Signs and Symptoms of Acne You Should Know

Updated December 15, 2014.

What are some common acne symptoms? Surprisingly, signs of acne can go way beyond that typical pimple.

Acne vulgaris, or common acne, is a disorder of the pilosebaceous unit, causing some form of lesions on the skin. Acne is characterized by the presence of one or more of the following:

Non-Inflamed Acne

Acne can be divided into two categories: inflamed and non-inflamed. Non-inflamed acne breakouts consist of microcomedones, blackheads, and milia. These types of comedones are not red or painful. Symptoms of non-inflamed acne include bumps or bumpiness across the skin’s surface, or an uneven skin texture. Even if comedones are not readily visible, they will make the skin feel rough or “sandpapery.”

People with non-inflamed acne experience blackheads, milia, and closed comedones but rarely have reddened breakouts, such as papules or pustules. Left untreated, non-inflamed acne may progress to inflamed acne.

Inflamed Acne

Inflamed acne is characterized by redness and inflammation. Those with inflamed acne will have microcomedones, blackheads, and milia, as well as papules, pustules, and possibly nodules and cysts. Symptoms also include redness, swelling, and irritation of the skin, along with possible crusting, oozing, or scabbing of the lesions.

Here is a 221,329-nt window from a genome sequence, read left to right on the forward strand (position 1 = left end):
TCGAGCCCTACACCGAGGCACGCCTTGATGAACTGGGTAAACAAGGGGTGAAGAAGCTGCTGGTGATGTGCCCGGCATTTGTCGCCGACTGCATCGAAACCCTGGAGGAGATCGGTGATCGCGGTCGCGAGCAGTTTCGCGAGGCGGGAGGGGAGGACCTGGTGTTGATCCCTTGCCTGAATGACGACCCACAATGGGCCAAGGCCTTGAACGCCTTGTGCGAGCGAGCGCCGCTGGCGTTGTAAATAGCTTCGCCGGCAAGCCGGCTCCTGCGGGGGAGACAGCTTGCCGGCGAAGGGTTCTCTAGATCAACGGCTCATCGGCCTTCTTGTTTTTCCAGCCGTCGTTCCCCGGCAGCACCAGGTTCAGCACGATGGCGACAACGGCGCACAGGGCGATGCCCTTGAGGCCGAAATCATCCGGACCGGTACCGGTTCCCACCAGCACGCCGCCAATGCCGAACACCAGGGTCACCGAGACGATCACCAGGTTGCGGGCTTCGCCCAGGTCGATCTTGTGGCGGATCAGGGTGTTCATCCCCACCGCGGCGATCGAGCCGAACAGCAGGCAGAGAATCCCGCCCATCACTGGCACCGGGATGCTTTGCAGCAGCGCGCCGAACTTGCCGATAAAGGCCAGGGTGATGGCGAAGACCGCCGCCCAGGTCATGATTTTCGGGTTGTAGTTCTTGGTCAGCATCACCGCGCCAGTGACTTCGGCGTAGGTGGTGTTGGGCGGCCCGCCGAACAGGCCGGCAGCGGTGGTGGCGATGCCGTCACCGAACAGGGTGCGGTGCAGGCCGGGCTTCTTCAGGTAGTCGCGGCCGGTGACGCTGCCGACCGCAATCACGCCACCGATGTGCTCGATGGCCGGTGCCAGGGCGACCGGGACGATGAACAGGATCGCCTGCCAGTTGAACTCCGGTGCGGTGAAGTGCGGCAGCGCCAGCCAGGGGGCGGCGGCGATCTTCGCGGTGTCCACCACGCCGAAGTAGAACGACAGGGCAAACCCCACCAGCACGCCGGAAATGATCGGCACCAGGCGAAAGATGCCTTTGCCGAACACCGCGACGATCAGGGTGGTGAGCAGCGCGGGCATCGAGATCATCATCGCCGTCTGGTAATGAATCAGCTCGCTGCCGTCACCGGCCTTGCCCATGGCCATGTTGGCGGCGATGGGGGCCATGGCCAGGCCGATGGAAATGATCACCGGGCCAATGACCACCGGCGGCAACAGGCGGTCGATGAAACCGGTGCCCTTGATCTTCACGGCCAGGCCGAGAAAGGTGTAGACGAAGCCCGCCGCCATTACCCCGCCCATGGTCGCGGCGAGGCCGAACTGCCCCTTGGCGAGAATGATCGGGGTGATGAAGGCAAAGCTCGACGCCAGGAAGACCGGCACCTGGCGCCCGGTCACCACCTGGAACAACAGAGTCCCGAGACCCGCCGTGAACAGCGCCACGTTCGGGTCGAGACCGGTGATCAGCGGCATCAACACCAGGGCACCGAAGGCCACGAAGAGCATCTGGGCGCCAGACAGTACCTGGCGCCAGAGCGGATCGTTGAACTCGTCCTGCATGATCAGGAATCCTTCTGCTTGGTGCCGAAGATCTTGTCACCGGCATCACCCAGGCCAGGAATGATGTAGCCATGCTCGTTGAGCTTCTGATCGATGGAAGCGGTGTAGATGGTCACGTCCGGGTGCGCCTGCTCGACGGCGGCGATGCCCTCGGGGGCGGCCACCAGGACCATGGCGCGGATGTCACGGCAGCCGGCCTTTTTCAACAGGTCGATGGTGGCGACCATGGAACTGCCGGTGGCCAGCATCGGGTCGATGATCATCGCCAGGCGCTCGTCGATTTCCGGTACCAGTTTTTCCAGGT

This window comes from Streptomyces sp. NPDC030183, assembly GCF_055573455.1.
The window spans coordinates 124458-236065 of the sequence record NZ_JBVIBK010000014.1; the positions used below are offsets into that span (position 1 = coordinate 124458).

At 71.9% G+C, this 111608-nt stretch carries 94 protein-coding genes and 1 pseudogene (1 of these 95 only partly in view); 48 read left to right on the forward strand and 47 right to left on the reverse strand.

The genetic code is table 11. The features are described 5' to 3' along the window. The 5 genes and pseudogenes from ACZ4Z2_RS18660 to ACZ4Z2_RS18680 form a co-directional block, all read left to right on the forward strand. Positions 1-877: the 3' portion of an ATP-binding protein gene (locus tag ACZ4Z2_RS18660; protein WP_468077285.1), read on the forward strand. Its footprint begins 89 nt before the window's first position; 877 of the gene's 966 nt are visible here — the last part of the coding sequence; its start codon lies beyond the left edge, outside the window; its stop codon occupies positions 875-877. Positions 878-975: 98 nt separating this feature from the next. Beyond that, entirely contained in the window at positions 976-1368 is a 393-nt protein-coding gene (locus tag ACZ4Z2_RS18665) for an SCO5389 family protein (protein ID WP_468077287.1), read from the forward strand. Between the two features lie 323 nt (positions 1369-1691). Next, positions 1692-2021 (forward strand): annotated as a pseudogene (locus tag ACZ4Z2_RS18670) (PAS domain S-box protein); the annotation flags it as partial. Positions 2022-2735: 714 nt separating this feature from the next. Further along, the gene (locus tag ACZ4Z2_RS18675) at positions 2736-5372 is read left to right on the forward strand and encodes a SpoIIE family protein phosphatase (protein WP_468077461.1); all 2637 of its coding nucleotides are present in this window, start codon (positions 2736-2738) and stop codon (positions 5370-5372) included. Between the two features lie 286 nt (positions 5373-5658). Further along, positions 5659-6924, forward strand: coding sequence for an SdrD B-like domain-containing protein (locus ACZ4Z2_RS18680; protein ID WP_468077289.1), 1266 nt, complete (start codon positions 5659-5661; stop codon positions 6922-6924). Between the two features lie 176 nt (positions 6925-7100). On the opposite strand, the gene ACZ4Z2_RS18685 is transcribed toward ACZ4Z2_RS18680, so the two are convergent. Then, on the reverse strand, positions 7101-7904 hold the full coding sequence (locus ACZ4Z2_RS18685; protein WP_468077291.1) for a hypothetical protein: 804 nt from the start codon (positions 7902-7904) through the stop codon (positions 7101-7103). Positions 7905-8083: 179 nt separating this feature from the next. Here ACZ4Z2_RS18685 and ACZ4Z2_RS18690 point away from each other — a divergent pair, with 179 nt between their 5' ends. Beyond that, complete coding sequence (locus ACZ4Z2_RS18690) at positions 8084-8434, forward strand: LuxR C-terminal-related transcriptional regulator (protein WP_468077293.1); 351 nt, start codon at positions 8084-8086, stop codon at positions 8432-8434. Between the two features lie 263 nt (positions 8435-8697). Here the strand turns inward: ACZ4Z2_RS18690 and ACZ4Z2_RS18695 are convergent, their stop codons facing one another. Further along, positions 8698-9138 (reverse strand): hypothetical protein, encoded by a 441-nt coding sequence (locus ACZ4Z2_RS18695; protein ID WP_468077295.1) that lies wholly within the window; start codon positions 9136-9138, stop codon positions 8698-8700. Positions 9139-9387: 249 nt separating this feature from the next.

Inflamed acne ranges in acuity from very mild to extremely severe. Some inflamed acne sufferers will experience only the occasional pustule while others will battle angry-looking cysts. Cystic acne is the most serious form of inflamed acne. Inflamed acne sufferers are most at risk for skin damage and scarring.

Range of Acne

The areas of the body most typically affected by acne are:

  • face
  • neck
  • chest
  • shoulders
  • upper arms
  • back

Less commonly, acne appears on the torso, arms, and legs.

Pigmentation and Scarring

Most acne sufferers have to deal with at least some degree of pigmentation problems or scarring. Discolored, darkened, or reddened spots or blotches are common on acne prone skin. These problems can persist even after breakouts have fully healed.

Post-inflammatory hyperpigmentation (PIH) is the medical term used to describe discolored spots (macules) left behind after an acne lesion has healed. Those who have any type of inflamed breakouts are at risk for post-inflammatory hyperpigmentation. Luckily, PIH is not a true scar and will fade over time.

More serious scars include:

The more severe the acne, the higher the chances of developing these types of acne scars.